Debenhams looks to make fashion ‘less intimidating’ with e-commerce push
Debenhams’ campaign for the autumn/winter 2015 season will seek to ‘make the new season less intimidating’ through a focus on outfit-building tools, personal shopper recommendations and an e-commerce push.
The £1.5m JWT-created campaign, titled ”A Match Made in Debenhams”, will roll out in the UK across print, digital, outdoor, in-store, direct mail, email, PR and social media as well as in international markets. The aim is to reach the brand’s target 35 to 54 year old consumer who wants to see “stylish, elegant, real women” rather than teenage models.
It will feature top fashion and beauty models Carmen Kass, Helena Christensen and designer Patrick Grant in an effort to “use recognisable, strong faces that have a true fashion credibility” to present “a more directional fashion approach”, according to Debenhams marketing director Richard Cristofoli.
He said the campaign revolves around insight that showed that while Debenhams customers are excited about new things, “the new season is not without worry and hesitation and the stress and fear of getting it wrong”.
He told Marketing Week: “It’s about building a whole outfit, not just a single garment or item. We wanted to play to our strengths and curate that to make the new season less intimidating and more exciting and engaging and to make new trends accessible.”
Making fashion accessible
Debenhams free in-store personal shopper service will show customers how to build outfits and match accessories, giving them a card showcasing their “perfect matches” to bring back each time they use the service.
The department store will push e-commerce sales by showcasing looks and recommendations from personal shoppers online and creating an outfit matchmaker and digital trend board. It will also promote how-to-wear video guides online and feature content that reacts to weather conditions.
“You can pick and select what will be the best look for you from a curated range,” Cristofoli said, adding that for the first time beauty will be integrated into the campaign, with every trend to be accompanied by “the perfect beauty combination to go with it”.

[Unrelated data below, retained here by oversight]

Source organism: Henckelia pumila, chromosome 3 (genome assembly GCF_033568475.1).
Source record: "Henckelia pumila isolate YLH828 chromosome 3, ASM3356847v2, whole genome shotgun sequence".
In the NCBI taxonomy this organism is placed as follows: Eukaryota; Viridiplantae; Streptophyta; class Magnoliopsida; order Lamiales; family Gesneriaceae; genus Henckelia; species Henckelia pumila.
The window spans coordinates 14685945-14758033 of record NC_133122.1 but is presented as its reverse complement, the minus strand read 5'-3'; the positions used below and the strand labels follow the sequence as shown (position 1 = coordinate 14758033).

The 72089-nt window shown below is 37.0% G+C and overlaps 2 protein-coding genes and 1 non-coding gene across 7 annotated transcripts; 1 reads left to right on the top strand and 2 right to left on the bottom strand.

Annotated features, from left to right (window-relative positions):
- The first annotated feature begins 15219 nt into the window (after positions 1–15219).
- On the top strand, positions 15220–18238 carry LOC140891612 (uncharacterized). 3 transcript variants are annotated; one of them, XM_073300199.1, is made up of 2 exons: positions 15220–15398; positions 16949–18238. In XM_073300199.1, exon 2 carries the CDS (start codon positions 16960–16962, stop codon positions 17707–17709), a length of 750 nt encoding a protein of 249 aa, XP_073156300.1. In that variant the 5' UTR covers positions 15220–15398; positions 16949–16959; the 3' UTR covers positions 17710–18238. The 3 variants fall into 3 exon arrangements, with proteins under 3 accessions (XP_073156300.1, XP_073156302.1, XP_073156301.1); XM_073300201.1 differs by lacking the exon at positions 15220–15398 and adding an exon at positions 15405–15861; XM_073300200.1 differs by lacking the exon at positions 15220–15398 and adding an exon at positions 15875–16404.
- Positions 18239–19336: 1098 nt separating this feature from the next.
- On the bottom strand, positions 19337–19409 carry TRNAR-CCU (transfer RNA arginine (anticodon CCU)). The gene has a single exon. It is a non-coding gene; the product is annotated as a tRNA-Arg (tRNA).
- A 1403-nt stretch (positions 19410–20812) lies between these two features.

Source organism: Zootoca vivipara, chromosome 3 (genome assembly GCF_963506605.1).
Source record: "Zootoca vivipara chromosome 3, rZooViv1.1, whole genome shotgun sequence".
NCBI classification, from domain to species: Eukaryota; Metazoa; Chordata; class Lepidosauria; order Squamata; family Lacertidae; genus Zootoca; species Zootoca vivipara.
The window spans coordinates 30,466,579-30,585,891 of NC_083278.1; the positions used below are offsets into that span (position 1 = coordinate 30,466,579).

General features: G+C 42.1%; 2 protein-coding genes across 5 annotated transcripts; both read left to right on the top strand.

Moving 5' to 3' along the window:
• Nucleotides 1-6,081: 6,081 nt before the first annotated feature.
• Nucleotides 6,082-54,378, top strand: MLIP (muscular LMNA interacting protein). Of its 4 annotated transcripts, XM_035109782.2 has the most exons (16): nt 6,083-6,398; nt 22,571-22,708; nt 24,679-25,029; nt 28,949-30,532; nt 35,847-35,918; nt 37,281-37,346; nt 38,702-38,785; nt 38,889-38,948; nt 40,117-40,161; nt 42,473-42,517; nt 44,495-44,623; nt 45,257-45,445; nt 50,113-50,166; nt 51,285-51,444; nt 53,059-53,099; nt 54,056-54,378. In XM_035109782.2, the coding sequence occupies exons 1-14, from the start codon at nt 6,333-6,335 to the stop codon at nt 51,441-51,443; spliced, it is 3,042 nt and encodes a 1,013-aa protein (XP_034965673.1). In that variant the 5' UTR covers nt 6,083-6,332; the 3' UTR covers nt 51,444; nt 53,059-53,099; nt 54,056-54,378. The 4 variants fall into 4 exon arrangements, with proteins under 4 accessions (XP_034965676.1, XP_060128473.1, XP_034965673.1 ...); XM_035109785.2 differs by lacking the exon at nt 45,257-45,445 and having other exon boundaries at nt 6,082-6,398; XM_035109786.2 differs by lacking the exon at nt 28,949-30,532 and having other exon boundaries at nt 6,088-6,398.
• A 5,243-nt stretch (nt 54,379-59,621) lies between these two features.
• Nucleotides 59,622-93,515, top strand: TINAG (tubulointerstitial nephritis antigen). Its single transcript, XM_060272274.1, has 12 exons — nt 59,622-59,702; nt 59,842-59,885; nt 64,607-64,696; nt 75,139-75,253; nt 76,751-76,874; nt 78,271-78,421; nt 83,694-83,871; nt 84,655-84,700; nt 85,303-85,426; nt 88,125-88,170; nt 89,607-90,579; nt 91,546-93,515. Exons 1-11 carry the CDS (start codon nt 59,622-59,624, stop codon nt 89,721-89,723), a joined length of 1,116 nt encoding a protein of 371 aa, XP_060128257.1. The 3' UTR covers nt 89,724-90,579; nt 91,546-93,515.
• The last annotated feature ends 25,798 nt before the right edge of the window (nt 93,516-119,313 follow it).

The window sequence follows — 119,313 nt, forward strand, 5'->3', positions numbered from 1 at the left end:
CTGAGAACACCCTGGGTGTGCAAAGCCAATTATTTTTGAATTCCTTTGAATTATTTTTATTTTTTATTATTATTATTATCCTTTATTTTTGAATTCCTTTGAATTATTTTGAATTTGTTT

“It’s different for us and it’s also different in terms of what our fashion-based competitors can do,” he said.
For the first time the brand has created 15-second “Match Made” videos on Instagram showing outfits being created.
It will also create crowd-sourced mannequins, giving customers the chance to vote on their favourite looks which will then be showcased in-store.
‘An idea over an advert’
The campaign uses the same approach as the department store’s Christmas marketing push which used consumer research to develop a “campaign idea rather than an advert that could live and breathe across all channels”.
“Old media isn’t just about old channels – it’s very much about new channels as well,” Cristofoli said.
The brand is hoping that the campaign will drive full-price sales of its existing lines as well as the launch of its new Nine by Savannah Miller line, which is an effort to grow its share in casual wear.
“When we launch print campaigns, search on certain terms will increase, and every pound of online sales driven by email drives a pound of in-store sales as well,” he added.
“It’s about using every medium in the right way. It benefits both online and store sales.”